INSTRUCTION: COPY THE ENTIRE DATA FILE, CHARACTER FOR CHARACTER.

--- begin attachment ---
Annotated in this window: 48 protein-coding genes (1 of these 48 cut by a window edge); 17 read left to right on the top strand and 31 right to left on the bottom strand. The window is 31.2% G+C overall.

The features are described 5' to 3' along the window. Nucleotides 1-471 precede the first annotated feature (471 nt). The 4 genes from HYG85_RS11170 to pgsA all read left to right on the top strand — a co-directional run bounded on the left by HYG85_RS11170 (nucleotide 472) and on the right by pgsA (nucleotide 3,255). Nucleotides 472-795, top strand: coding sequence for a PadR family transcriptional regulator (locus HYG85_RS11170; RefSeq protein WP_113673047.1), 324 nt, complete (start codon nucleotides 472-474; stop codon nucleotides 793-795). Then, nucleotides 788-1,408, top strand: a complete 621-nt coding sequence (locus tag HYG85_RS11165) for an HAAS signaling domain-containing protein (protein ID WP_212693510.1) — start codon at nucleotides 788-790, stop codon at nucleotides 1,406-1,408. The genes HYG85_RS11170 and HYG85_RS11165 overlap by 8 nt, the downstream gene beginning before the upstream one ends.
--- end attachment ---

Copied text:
Annotated in this window: 48 protein-coding genes (1 of these 48 cut by a window edge); 17 read left to right on the top strand and 31 right to left on the bottom strand. The window is 31.2% G+C overall.

The features are described 5' to 3' along the window. Nucleotides 1-471 precede the first annotated feature (471 nt). The 4 genes from HYG85_RS11170 to pgsA all read left to right on the top strand — a co-directional run bounded on the left by HYG85_RS11170 (nucleotide 472) and on the right by pgsA (nucleotide 3,255). Nucleotides 472-795, top strand: coding sequence for a PadR family transcriptional regulator (locus HYG85_RS11170; RefSeq protein WP_113673047.1), 324 nt, complete (start codon nucleotides 472-474; stop codon nucleotides 793-795). Then, nucleotides 788-1,408, top strand: a complete 621-nt coding sequence (locus tag HYG85_RS11165) for an HAAS signaling domain-containing protein (protein ID WP_212693510.1) — start codon at nucleotides 788-790, stop codon at nucleotides 1,406-1,408. The genes HYG85_RS11170 and HYG85_RS11165 overlap by 8 nt, the downstream gene beginning before the upstream one ends.